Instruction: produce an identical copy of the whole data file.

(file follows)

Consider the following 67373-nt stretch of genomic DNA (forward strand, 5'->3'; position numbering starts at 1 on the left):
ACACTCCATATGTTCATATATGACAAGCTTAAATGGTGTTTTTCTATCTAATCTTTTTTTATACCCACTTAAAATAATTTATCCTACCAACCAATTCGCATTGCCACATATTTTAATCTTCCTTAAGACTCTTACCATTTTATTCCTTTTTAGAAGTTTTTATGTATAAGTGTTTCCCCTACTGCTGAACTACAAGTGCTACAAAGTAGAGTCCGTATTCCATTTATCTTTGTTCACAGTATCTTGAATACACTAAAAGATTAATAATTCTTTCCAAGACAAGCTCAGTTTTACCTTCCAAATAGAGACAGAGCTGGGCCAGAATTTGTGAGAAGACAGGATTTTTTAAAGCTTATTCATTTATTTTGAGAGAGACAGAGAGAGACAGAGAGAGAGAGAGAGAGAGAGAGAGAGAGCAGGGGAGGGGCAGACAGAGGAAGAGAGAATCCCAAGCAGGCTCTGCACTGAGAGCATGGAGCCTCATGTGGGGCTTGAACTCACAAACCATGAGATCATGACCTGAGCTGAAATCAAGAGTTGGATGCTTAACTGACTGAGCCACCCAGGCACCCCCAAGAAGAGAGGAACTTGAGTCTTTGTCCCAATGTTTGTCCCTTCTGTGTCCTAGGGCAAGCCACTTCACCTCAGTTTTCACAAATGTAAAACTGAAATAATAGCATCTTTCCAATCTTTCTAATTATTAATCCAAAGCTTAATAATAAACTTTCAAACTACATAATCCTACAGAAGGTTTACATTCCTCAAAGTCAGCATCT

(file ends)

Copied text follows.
Consider the following 67373-nt stretch of genomic DNA (forward strand, 5'->3'; position numbering starts at 1 on the left):
ACACTCCATATGTTCATATATGACAAGCTTAAATGGTGTTTTTCTATCTAATCTTTTTTTATACCCACTTAAAATAATTTATCCTACCAACCAATTCGCATTGCCACATATTTTAATCTTCCTTAAGACTCTTACCATTTTATTCCTTTTTAGAAGTTTTTATGTATAAGTGTTTCCCCTACTGCTGAACTACAAGTGCTACAAAGTAGAGTCCGTATTCCATTTATCTTTGTTCACAGTATCTTGAATACACTAAAAGATTAATAATTCTTTCCAAGACAAGCTCAGTTTTACCTTCCAAATAGAGACAGAGCTGGGCCAGAATTTGTGAGAAGACAGGATTTTTTAAAGCTTATTCATTTATTTTGAGAGAGACAGAGAGAGACAGAGAGAGAGAGAGAGAGAGAGAGAGAGAGCAGGGGAGGGGCAGACAGAGGAAGAGAGAATCCCAAGCAGGCTCTGCACTGAGAGCATGGAGCCTCATGTGGGGCTTGAACTCACAAACCATGAGATCATGACCTGAGCTGAAATCAAGAGTTGGATGCTTAACTGACTGAGCCACCCAGGCACCCCCAAGAAGAGAGGAACTTGAGTCTTTGTCCCAATGTTTGTCCCTTCTGTGTCCTAGGGCAAGCCACTTCACCTCAGTTTTCACAAATGTAAAACTGAAATAATAGCATCTTTCCAATCTTTCTAATTATTAATCCAAAGCTTAATAATAAACTTTCAAACTACATAATCCTACAGAAGGTTTACATTCCTCAAAGTCAGCATCT